Apart from the tax break, the Internal Revenue Service ruling could pave the way for insurance companies and such government programs as Medicare to offer coverage for obesity treatment, experts say. Now, it is usually considered a symptom or precursor to some other disease.
 
 ``It legitimizes an important area that's been on the
 fringe,'' said Morgan Downey, executive director of the nonprofit American Obesity Association.
 
 Taxpayers have been able to deduct the costs of weight loss  programs as a medical expense since 2000 only if they were  recommended by a doctor to treat a specific disease.  Obesity itself was not recognized by the IRS as an ailment  that qualified for the weight loss expense deduction.
 
 Tuesday's ruling qualifies obesity itself as a disease. `It's going to help a lot of people,'' Downey said. ``Most of the services are not covered by insurance and they can be fairly expensive.''
 
 There is mounting evidence that obesity takes a huge toll on the nation's health. In 1998, the National Institutes of Health estimated that 97 million adult Americans were
 overweight or obese; the Obesity Association estimates that
 300,000 unnecessary deaths a year can be attributed to the disease.
 
 Obesity is defined by the federal government as excessive mass for a given person's height. Some examples: a 5-foot-5 person is considered obese at 180 pounds; for a 6-foot person, 221 pounds is listed as obese.
 
 Obese people are at heightened risk of high blood pressure,  diabetes, heart disease, stroke, several types of cancer and gall bladder disease. A social stigma also is frequently attached to being extremely overweight, the Obesity Association noted.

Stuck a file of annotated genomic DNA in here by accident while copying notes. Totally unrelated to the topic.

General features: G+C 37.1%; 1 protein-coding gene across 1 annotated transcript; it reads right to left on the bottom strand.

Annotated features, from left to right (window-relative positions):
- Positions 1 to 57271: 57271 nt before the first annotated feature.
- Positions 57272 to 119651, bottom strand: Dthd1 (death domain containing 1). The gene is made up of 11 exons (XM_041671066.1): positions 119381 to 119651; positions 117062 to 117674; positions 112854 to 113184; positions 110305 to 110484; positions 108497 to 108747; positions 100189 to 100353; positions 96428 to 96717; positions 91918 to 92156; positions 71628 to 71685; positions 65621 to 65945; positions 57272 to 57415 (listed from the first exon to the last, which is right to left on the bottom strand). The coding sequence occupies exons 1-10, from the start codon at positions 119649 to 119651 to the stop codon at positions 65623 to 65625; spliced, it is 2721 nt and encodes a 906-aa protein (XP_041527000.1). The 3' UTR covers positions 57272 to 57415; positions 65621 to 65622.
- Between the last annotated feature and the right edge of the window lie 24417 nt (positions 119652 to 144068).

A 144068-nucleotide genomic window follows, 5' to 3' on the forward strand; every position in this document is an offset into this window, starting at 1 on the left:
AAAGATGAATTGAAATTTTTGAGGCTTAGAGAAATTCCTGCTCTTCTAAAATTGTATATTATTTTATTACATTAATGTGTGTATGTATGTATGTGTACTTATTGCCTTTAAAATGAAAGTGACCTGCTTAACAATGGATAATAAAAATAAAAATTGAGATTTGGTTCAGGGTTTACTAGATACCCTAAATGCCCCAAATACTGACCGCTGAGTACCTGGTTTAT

The IRS ruling cited this growing body of research,
 including a recent World Health Organization finding, for why it now believes ``obesity is medically accepted to be a  disease in its own right.''
 
 To take the deduction, a taxpayer will have to participate in a weight-loss program for medically valid reasons.  Simply joining a gym or a weight control program to  ``improve the taxpayer's appearance, general health and sense of well-being'' and not under a physician's guidance will not qualify, the IRS said.
 
 Also not deductible are diet foods, even if they are an integral part of the weight loss plan. The IRS reasons that  people have to pay for their food whether or not they are trying to lose weight.
 
 The deduction comes in the area of medical expenses, which must in total exceed 7.5 percent of adjusted gross income and can only be taken by taxpayers who itemize their deductions.
 
 The ruling applies not only to 2001 income tax returns -- which are due April 15 in most of the country -- but as far back as 1998. Taxpayers who want to take a deduction for  past expenses need only file an amended return for the tax year in question.
 
 The IRS has included smoking cessation programs as deductible medical expenses, as well as treatment and other costs related to alcoholism. IRS Publication 502 has the details on the medical deduction.